The cells that comprise the epidermis, or outer layer of the skin, are where skin cancer starts. Basal cell carcinoma is one kind of skin cancer that starts in the basal cells. Skin cells are produced by basal cells, which continuously push older cells towards the surface. New cells become squamous cells as they proliferate. Sclerotic cell carcinoma of the skin is the name given to skin cancer that originates in the squamous cells. Melanocytes, which are pigment cells, are the source of melanoma, another kind of skin cancer.

Errors (mutations) in the skin cells’ DNA cause skin cancer. The cells develop uncontrollably as a result of the mutations, resulting in a mass of cancerous cells.

Skin cancer-related cells

The epidermis, the top layer of your skin, is where skin cancer starts. Your body constantly sheds the epidermis, a thin layer that serves as a protective layer over skin cells. There are three primary cell types in the epidermis.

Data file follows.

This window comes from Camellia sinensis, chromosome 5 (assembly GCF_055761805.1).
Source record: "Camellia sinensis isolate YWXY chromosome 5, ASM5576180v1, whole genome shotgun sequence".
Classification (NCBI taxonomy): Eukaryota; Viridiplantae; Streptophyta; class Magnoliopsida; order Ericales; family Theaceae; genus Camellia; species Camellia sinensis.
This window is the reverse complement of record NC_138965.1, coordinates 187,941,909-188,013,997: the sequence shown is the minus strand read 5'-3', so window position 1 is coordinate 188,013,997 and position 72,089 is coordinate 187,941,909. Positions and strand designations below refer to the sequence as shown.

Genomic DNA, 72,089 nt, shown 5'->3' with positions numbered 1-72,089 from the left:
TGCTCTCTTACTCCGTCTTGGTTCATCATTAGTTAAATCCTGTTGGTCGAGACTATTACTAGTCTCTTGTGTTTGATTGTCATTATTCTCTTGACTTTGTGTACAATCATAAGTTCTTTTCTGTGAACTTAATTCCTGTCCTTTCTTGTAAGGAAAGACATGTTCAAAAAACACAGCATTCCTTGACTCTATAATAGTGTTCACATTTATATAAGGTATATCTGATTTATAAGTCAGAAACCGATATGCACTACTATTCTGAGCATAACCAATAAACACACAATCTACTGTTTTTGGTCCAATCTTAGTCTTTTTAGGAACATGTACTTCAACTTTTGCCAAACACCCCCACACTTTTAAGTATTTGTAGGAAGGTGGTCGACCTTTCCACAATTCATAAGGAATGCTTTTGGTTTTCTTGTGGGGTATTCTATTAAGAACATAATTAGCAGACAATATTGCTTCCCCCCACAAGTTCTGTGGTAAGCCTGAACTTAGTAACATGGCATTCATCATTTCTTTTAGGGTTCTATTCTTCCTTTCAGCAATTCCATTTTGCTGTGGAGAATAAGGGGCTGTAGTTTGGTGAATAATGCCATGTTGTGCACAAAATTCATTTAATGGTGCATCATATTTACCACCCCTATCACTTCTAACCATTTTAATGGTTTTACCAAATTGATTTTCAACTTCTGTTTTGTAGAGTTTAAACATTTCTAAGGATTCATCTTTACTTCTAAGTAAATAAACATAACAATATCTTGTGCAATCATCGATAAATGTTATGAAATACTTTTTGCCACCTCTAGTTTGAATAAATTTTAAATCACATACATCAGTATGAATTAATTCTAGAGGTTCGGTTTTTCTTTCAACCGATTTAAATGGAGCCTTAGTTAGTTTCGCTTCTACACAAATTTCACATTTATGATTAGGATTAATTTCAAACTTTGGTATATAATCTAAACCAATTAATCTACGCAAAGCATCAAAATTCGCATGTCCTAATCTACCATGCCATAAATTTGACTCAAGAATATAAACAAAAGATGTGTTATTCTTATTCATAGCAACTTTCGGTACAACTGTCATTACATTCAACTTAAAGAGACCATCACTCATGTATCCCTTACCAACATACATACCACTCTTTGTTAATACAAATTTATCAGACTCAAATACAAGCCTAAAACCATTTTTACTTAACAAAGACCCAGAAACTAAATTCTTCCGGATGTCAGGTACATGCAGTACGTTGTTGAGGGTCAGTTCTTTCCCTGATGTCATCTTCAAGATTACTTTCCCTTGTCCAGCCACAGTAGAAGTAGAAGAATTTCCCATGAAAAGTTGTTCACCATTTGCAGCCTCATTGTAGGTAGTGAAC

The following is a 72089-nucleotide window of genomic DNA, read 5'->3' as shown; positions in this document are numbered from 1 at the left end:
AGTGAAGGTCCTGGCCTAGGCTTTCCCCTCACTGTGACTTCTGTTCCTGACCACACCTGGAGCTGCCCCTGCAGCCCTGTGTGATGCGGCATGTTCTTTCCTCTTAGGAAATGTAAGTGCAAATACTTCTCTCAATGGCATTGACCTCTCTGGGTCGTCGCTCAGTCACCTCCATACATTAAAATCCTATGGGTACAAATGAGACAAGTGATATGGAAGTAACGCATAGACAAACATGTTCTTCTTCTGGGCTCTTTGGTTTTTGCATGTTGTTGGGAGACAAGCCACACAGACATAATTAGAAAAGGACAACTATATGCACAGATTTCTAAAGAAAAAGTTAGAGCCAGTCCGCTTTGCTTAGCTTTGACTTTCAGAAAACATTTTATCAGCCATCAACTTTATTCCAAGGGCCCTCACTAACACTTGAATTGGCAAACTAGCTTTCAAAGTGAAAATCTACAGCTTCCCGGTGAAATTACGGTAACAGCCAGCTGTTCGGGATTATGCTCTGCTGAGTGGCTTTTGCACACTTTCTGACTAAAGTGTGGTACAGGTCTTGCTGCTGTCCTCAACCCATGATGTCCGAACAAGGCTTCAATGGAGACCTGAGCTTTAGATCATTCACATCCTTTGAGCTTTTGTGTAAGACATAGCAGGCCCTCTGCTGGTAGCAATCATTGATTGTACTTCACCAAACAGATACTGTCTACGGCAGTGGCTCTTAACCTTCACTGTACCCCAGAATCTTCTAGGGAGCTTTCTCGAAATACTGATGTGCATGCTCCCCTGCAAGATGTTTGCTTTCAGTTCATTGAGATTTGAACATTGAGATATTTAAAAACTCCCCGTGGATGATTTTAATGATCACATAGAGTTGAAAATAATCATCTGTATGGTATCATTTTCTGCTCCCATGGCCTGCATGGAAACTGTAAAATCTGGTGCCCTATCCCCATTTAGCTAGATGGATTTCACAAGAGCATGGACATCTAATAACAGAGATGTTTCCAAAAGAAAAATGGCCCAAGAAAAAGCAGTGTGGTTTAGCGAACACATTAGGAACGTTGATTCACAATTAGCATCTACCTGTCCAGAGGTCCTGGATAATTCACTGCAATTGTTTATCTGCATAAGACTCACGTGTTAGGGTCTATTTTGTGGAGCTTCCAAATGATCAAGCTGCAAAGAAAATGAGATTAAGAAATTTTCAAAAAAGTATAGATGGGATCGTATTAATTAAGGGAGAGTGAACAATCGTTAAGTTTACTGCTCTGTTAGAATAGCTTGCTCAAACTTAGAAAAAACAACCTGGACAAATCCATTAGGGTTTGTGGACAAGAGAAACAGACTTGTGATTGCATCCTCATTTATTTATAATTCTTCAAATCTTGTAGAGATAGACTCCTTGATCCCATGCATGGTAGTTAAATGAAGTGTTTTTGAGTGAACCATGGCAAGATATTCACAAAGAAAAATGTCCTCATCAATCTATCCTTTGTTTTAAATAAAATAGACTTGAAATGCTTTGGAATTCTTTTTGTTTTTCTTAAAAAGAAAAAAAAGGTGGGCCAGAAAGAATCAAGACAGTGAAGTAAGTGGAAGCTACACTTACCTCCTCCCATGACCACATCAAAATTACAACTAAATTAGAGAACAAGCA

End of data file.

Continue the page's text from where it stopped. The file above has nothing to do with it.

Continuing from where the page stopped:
Squamous cells act as the skin’s inner lining and are located directly under the outer layer.

Basal cells   behind the squamous cells, which generate new skin cells.

Melanocytes which are found in the lowest layer of your epidermis and generate melanin, the pigment that gives skin its typical colour. When you’re in the sun, melanocytes increase the amount of melanin they generate in order to shield your skin’s deeper layers.

Your skin cancer’s type and available treatments are determined by the location of its onset.

Ultraviolet light and other potential causes

Sunlight and tanning bed lights both emit ultraviolet (UV) radiation, which damages DNA in skin cells to a significant extent. However, skin cancers that appear on skin that is not typically exposed to sunlight cannot be explained by sun exposure. This suggests that conditions that impair your immune system or expose you to harmful substances may also increase your risk of developing skin cancer.